Foreign firms with no India set-up exempt from minimum tax
Ahead of Prime Minister Narendra Modi's meeting with US investors, India on Thursday gave a major tax concession to foreign companies that don't have a permanent set-up in India but operate out of countries with which New Delhi has double tax avoidance treaties.
 
Technically, the ministry of finance has decided to amend the Income Tax Act, 1961, with effect from April 1, 2001, in a manner that provisions of Section 115JB shall not apply to a foreign company if it is a resident of a country having a tax treaty with India.
 
In cases where the country of domicile of the foreign company does not have a tax accord with India, this exemption shall not apply, provided the Companies Act, 2013, exempts it from having a registered office in India.
 
In both cases, the foreign companies also should not have a permanent establishment in India.
 
The amendment is important in terms of minimum alternate tax called for by the Income Tax Act, which seeks to bring under the tax net companies that declare substantial profits in books but show their taxable incomes below what is otherwise due.
 
Earlier, a similar concession was extended to foreign funds from April 1 this year.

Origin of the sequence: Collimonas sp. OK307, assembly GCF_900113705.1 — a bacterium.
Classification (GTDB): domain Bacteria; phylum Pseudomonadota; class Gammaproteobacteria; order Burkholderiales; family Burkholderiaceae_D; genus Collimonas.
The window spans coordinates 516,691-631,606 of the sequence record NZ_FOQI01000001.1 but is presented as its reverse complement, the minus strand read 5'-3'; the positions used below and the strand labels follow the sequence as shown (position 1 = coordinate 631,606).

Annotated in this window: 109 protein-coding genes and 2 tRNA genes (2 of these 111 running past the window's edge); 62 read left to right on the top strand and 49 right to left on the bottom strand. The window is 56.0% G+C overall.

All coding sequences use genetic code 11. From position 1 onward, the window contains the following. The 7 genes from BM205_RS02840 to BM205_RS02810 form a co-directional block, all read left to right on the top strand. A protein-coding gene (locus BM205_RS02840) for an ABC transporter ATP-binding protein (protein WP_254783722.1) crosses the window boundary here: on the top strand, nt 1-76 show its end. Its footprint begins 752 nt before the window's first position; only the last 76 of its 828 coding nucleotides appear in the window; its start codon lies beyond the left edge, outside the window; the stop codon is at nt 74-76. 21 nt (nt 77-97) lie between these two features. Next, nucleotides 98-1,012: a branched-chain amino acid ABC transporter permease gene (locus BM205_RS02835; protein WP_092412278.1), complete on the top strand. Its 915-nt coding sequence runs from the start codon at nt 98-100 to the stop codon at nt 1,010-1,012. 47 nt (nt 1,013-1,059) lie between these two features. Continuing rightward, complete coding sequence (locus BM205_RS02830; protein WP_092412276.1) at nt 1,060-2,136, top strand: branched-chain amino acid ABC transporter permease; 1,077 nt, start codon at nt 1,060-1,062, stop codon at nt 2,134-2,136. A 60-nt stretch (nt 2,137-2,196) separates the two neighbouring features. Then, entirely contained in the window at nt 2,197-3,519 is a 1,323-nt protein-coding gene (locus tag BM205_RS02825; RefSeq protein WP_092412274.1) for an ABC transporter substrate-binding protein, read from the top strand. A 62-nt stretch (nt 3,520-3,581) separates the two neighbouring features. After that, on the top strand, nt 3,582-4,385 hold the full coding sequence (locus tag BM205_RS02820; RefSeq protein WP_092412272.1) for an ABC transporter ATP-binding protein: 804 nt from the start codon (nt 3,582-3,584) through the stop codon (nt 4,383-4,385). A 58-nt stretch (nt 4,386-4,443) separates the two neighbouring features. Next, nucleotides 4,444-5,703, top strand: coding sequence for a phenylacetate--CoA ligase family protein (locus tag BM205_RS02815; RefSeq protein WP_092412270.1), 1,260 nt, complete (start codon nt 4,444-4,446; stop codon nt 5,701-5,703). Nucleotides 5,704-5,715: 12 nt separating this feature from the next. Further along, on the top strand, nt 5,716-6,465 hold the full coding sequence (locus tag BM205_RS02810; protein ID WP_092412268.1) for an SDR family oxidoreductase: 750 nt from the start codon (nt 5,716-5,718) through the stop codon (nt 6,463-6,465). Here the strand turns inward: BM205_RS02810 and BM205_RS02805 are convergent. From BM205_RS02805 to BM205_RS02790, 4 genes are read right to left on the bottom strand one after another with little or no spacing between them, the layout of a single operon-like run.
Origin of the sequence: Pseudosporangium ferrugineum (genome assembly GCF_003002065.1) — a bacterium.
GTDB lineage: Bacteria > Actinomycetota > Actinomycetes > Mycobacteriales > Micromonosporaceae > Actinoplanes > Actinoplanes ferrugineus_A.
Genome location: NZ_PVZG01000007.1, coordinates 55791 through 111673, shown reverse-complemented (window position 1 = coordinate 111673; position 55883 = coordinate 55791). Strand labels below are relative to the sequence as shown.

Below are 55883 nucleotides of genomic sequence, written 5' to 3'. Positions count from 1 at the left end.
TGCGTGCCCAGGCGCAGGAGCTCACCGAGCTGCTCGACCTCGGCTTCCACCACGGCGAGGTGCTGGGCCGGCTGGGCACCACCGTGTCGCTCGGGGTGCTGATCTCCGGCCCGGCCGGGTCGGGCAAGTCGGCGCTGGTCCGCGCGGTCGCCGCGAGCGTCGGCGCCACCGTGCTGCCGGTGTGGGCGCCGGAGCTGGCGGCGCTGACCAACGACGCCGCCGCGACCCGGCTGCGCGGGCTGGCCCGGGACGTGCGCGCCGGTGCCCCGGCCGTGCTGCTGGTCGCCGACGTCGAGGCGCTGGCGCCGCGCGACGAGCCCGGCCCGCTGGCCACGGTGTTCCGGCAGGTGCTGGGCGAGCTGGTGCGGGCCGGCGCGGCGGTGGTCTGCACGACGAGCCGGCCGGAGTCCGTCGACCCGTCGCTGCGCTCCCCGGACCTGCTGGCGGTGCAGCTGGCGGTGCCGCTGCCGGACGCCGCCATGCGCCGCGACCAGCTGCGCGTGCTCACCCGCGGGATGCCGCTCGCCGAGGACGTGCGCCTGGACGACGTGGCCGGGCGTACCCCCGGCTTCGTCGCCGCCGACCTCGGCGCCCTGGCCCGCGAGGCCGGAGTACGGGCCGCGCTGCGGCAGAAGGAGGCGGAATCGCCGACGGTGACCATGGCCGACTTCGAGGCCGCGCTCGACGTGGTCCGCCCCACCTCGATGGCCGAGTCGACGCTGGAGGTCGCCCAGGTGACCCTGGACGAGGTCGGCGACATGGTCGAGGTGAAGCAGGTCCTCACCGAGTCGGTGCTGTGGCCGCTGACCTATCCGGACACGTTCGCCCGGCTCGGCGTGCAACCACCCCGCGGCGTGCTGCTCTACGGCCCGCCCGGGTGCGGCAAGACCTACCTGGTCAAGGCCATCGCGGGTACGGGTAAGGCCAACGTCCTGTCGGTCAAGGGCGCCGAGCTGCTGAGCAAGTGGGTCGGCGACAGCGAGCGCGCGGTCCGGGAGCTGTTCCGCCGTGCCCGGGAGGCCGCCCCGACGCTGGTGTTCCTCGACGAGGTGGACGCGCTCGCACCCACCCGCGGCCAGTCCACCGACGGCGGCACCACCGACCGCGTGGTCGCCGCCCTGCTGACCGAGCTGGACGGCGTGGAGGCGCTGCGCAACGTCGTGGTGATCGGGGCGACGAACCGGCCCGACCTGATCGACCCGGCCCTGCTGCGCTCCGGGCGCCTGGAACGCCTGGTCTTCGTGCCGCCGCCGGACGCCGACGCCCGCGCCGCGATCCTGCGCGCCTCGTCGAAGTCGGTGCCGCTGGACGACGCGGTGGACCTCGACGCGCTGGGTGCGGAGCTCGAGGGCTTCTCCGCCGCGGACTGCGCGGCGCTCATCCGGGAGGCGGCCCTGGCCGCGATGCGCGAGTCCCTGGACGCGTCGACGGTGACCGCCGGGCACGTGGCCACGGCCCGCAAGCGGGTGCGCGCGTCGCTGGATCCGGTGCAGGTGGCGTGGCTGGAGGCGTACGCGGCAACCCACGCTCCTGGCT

"An appropriate amendment to the Income Tax Act in this regard will be carried out. Earlier, issues relating to taxation of foreign companies, having no permanent establishment in India, have been under consideration of the government," an official statement said on Thursday.
 
"The government has now considered the issue of applicability of minimum alternate tax under Section 115JB of the Income Tax Act to foreign companies having no place of business or permanent establishment in India," the statement added.
 
The concession to the foreign funds was extended based on the recommendations of the A.P. Shah Committee. The government has extended the same to foreign companies as well. 
 
The move comes just ahead of Modi's business meetings during his ongoing visit to the US. He is set to push for some of his pet projects involving domestic and foreign investors, such as "Make in India", "Digital India", "Skill India" and "Start-up India".
 
Last week, just before leaving for Singapore and Hong Kong, Finance Minister Arun Jaitley declared that all tax disputes will be put to rest over the next few days, and that this was a "work in progress" along with steps to make it easier to do business in India.
 
"Since May 2014, a number of tax disputes have been put to rest," the finance minister said and added: "We are trying over the next few days itself (to look at pending disputes) so that many others can be put to sleep -- either by a judicial resolution or some executive resolution."
 
The global investors have been concerned over the provisions of the Income Tax Act, especially on minimum alternate tax, since they had to compute their income tax liabilities based on two sets of provisions -- under normal circumstances and under Section 115JB.
 
A tax liability was raised even if they merely had a representative office in India.